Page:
Parton Family Black Raspberry Pie
- Ready In:
- Preheat oven to 450 degrees F.
- Place one of the unbaked pie shells in a lightly oiled pie plate.
- In a small bowl combine the sugar, flour, and salt.
- In a large bowl, gently toss the raspberries with orange juice and the sugar/flour/salt mix. Black raspberries are fragile, so be careful or you’ll break them up.
- Place the pie filling in the unbaked pie shell in the pie plate, heaping them in the center. Put the top crust on, fold the edges under, and crimp them with your fingers or a fork to seal the edges. Prick the top crust to let some of the heat and juices escape – it’s fun to do this in a decorative way!
- Bake at 450 degrees F for 10 minutes, then reduce the heat to 350 degrees F and bake for an additional 25 to 30 minutes until done.
- Sweep the top of the crust with milk and sprinkle with the granulated sugar. In the beginning of the cookbook, Willadeene says “Sweeping the top of rolls or biscuits with milk or butter means brushing the top with these ingredients.”.
- Note: one of the great things about simple recipes is that you can easily experiment with them. You could put things like dots of butter and cinnamon in this pie, for instance. Have fun! :).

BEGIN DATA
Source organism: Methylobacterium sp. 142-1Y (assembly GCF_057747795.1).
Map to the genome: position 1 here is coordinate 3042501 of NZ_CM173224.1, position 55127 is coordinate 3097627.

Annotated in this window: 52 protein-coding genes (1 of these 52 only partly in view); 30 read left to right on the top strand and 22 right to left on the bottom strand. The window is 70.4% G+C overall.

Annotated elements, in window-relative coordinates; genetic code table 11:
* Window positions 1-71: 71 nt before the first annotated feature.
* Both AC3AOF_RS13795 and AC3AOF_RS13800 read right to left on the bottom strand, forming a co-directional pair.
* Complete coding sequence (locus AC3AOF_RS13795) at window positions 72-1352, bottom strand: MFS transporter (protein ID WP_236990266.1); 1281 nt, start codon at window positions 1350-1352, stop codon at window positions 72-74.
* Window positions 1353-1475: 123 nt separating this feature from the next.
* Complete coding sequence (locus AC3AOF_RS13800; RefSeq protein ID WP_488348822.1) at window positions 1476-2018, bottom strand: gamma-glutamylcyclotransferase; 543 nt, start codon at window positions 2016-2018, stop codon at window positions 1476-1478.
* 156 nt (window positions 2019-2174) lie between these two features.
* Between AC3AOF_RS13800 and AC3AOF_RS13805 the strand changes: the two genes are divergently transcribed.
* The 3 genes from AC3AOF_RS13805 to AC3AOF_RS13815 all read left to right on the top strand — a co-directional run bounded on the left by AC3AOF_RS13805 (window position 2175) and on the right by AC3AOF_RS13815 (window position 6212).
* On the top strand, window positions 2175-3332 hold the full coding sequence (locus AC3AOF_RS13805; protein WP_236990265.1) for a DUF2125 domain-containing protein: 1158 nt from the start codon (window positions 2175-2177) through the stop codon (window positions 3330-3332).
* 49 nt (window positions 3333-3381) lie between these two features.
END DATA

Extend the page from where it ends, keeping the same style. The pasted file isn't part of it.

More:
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RECIPE SUBMITTED BY
I'm from Alaska, a Tlingit (prounounced "klingit") native American and Norwegian. I love food! If I could live on the ocean, I would. Fishing is where I find peace. My name is Darrell but my nephew calls me "Uncle Dobo" and these days many family members do, too. Someday I hope my sisters will have RecipeZaar accounts, too, so they can share their recipes with all our family members more easily. :) I'm good friends with <a href="http://www.recipezaar.com/member/39547">Julesong</a> and her husband <a href="http://www.recipezaar.com/member/39857">Steingrim</a>, and they're great cooks. They cook a lot more "ethnic" food than I'm used to - I'm more a meat and potatoes kind of guy - but I'm coming to like some of the food styles they eat a lot. My nephew, Julesong, and myself are collecting native Alaskan recipes these days, so you'll soon be seeing some of them appear in my list. Julesong types them up for us (and maintains my Zaar account for me). The ingredients will probably be unusual for most Americans, but I think it's important to collect the information about our Native Alaskan American heritage and share it with others. My nephew Jared collected some of them from family members while visiting Anchorage.